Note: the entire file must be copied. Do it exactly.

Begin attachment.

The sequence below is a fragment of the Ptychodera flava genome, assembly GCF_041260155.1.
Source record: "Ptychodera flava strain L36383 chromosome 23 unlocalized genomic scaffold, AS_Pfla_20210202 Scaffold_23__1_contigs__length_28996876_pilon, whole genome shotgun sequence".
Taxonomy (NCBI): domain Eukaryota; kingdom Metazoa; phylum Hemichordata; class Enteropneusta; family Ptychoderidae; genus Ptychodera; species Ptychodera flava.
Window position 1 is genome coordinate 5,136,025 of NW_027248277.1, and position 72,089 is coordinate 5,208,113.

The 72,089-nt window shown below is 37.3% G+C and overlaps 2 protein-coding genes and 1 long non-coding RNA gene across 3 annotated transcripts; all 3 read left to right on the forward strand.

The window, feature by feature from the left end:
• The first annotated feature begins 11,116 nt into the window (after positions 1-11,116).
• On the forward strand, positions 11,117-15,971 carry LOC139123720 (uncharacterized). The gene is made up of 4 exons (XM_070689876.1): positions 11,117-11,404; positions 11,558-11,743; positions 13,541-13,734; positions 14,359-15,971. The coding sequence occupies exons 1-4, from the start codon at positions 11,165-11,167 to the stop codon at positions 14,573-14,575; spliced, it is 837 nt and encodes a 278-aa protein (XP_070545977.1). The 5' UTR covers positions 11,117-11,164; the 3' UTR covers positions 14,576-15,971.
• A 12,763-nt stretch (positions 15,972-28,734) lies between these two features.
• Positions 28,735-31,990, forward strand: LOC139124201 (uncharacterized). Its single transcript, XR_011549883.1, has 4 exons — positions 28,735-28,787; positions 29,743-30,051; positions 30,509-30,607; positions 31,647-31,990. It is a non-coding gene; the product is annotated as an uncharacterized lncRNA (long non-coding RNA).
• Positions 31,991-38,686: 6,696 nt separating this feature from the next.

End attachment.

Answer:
The sequence below is a fragment of the Ptychodera flava genome, assembly GCF_041260155.1.
Source record: "Ptychodera flava strain L36383 chromosome 23 unlocalized genomic scaffold, AS_Pfla_20210202 Scaffold_23__1_contigs__length_28996876_pilon, whole genome shotgun sequence".
Taxonomy (NCBI): domain Eukaryota; kingdom Metazoa; phylum Hemichordata; class Enteropneusta; family Ptychoderidae; genus Ptychodera; species Ptychodera flava.
Window position 1 is genome coordinate 5,136,025 of NW_027248277.1, and position 72,089 is coordinate 5,208,113.

The 72,089-nt window shown below is 37.3% G+C and overlaps 2 protein-coding genes and 1 long non-coding RNA gene across 3 annotated transcripts; all 3 read left to right on the forward strand.

The window, feature by feature from the left end:
• The first annotated feature begins 11,116 nt into the window (after positions 1-11,116).
• On the forward strand, positions 11,117-15,971 carry LOC139123720 (uncharacterized). The gene is made up of 4 exons (XM_070689876.1): positions 11,117-11,404; positions 11,558-11,743; positions 13,541-13,734; positions 14,359-15,971. The coding sequence occupies exons 1-4, from the start codon at positions 11,165-11,167 to the stop codon at positions 14,573-14,575; spliced, it is 837 nt and encodes a 278-aa protein (XP_070545977.1). The 5' UTR covers positions 11,117-11,164; the 3' UTR covers positions 14,576-15,971.
• A 12,763-nt stretch (positions 15,972-28,734) lies between these two features.
• Positions 28,735-31,990, forward strand: LOC139124201 (uncharacterized). Its single transcript, XR_011549883.1, has 4 exons — positions 28,735-28,787; positions 29,743-30,051; positions 30,509-30,607; positions 31,647-31,990. It is a non-coding gene; the product is annotated as an uncharacterized lncRNA (long non-coding RNA).
• Positions 31,991-38,686: 6,696 nt separating this feature from the next.